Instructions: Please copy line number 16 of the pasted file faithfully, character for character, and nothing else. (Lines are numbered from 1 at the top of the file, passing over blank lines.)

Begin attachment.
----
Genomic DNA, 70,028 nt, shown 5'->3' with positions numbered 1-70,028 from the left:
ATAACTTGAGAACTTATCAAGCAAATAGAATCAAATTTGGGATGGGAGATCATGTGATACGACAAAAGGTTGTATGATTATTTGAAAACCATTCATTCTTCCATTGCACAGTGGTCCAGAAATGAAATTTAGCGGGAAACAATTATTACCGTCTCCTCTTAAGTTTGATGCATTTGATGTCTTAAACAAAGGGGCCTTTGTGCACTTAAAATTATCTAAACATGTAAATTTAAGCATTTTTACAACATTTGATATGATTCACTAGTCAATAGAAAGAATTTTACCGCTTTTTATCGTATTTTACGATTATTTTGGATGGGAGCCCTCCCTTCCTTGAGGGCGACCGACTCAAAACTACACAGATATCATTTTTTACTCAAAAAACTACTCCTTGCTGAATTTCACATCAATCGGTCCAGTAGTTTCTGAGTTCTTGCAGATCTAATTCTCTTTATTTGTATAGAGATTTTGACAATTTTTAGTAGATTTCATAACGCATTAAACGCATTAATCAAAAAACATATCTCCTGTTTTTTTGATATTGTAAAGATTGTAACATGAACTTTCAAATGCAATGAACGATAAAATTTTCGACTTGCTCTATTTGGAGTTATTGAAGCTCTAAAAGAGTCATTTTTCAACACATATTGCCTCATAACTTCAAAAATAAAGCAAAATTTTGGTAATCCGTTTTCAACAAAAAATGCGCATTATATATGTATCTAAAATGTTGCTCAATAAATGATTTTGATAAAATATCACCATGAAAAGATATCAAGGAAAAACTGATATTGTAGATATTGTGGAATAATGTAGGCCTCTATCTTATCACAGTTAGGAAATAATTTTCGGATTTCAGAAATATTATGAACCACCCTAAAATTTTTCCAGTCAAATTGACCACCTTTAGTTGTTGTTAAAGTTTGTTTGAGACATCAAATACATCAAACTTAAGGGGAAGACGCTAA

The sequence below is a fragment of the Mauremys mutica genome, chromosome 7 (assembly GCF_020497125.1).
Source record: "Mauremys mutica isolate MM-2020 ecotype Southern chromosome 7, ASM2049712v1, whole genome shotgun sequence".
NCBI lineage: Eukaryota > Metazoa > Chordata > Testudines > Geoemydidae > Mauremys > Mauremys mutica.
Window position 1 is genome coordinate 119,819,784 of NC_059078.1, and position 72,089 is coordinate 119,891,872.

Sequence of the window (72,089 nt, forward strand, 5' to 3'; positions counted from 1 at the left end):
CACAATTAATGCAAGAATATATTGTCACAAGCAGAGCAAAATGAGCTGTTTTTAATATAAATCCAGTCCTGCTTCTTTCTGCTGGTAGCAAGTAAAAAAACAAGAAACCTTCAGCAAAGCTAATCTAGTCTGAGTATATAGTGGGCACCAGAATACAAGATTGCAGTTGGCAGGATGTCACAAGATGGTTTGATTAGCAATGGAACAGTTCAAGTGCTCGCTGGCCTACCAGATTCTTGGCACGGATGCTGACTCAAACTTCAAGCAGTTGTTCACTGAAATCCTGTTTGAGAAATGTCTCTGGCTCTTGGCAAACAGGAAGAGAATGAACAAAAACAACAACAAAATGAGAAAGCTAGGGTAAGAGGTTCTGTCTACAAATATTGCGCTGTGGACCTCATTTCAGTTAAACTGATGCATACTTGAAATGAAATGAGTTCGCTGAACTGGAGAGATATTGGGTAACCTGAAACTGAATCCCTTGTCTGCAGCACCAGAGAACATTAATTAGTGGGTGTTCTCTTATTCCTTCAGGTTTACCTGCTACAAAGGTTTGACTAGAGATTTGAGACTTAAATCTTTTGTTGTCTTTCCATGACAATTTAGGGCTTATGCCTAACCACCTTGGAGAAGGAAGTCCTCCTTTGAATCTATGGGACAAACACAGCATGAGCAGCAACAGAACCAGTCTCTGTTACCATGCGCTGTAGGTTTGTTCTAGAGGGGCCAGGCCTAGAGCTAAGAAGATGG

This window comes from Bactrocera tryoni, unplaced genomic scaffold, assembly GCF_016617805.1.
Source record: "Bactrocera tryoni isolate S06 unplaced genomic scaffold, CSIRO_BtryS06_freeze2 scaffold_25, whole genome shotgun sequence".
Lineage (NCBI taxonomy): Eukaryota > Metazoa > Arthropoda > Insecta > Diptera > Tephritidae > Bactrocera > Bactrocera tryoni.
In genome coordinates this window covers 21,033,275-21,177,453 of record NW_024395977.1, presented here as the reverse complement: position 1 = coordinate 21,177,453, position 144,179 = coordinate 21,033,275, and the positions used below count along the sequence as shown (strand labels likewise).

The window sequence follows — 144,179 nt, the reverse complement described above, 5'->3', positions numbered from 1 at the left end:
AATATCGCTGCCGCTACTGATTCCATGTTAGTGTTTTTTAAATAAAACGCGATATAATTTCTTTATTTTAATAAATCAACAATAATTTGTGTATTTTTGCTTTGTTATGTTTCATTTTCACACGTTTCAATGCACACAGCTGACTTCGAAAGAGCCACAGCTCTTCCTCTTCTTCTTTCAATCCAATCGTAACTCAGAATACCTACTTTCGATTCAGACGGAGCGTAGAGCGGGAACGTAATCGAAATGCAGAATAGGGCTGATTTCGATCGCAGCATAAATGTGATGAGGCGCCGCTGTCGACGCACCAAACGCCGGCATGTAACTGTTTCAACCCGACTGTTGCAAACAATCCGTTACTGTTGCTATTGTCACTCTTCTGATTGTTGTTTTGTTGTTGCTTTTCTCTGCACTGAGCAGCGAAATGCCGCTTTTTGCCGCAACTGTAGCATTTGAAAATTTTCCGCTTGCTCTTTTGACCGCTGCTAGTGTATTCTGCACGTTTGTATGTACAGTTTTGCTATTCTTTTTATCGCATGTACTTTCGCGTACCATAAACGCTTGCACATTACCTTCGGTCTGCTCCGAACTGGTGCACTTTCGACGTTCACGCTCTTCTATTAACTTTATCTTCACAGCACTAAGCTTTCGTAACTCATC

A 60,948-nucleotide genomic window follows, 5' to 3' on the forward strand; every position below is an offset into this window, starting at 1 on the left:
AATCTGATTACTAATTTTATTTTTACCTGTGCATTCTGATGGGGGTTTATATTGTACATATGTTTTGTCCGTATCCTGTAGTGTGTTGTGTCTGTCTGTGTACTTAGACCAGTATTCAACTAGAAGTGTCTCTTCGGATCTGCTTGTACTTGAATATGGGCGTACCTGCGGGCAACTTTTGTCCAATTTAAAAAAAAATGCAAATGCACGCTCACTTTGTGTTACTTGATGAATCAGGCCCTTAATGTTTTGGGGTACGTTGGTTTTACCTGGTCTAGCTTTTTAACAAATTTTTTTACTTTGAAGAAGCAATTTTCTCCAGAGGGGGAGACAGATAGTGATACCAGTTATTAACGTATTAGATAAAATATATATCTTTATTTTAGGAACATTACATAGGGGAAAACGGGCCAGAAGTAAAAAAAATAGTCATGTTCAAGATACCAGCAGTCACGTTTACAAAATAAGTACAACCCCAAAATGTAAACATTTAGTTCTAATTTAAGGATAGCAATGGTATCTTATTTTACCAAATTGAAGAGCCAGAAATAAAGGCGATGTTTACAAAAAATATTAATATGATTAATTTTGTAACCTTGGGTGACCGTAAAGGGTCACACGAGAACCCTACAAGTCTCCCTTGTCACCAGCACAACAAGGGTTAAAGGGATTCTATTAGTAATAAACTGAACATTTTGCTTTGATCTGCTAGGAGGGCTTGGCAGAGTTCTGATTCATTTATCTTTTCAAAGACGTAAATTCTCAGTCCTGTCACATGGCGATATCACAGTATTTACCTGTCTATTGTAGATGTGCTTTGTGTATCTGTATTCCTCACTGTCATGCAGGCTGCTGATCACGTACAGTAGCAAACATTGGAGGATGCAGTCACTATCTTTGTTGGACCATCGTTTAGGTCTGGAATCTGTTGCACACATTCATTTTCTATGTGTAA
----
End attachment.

AATCTGATTACTAATTTTATTTTTACCTGTGCATTCTGATGGGGGTTTATATTGTACATATGTTTTGTCCGTATCCTGTAGTGTGTTGTGTCTGTCTGTGTACTTAGACCAGTATTCAACTAGAAGTGTCTCTTCGGATCTGCTTGTACTTGAATATGGGCGTACCTGCGGGCAACTTTTGTCCAATTTAAAAAAAAATGCAAATGCACGCTCACTTTGTGTTACTTGATGAATCAGGCCCTTAATGTTTTGGGGTACGTTGGTTTTACCTGGTCTAGCTTTTTAACAAATTTTTTTACTTTGAAGAAGCAATTTTCTCCAGAGGGGGAGACAGATAGTGATACCAGTTATTAACGTATTAGATAAAATATATATCTTTATTTTAGGAACATTACATAGGGGAAAACGGGCCAGAAGTAAAAAAAATAGTCATGTTCAAGATACCAGCAGTCACGTTTACAAAATAAGTACAACCCCAAAATGTAAACATTTAGTTCTAATTTAAGGATAGCAATGGTATCTTATTTTACCAAATTGAAGAGCCAGAAATAAAGGCGATGTTTACAAAAAATATTAATATGATTAATTTTGTAACCTTGGGTGACCGTAAAGGGTCACACGAGAACCCTACAAGTCTCCCTTGTCACCAGCACAACAAGGGTTAAAGGGATTCTATTAGTAATAAACTGAACATTTTGCTTTGATCTGCTAGGAGGGCTTGGCAGAGTTCTGATTCATTTATCTTTTCAAAGACGTAAATTCTCAGTCCTGTCACATGGCGATATCACAGTATTTACCTGTCTATTGTAGATGTGCTTTGTGTATCTGTATTCCTCACTGTCATGCAGGCTGCTGATCACGTACAGTAGCAAACATTGGAGGATGCAGTCACTATCTTTGTTGGACCATCGTTTAGGTCTGGAATCTGTTGCACACATTCATTTTCTATGTGTAA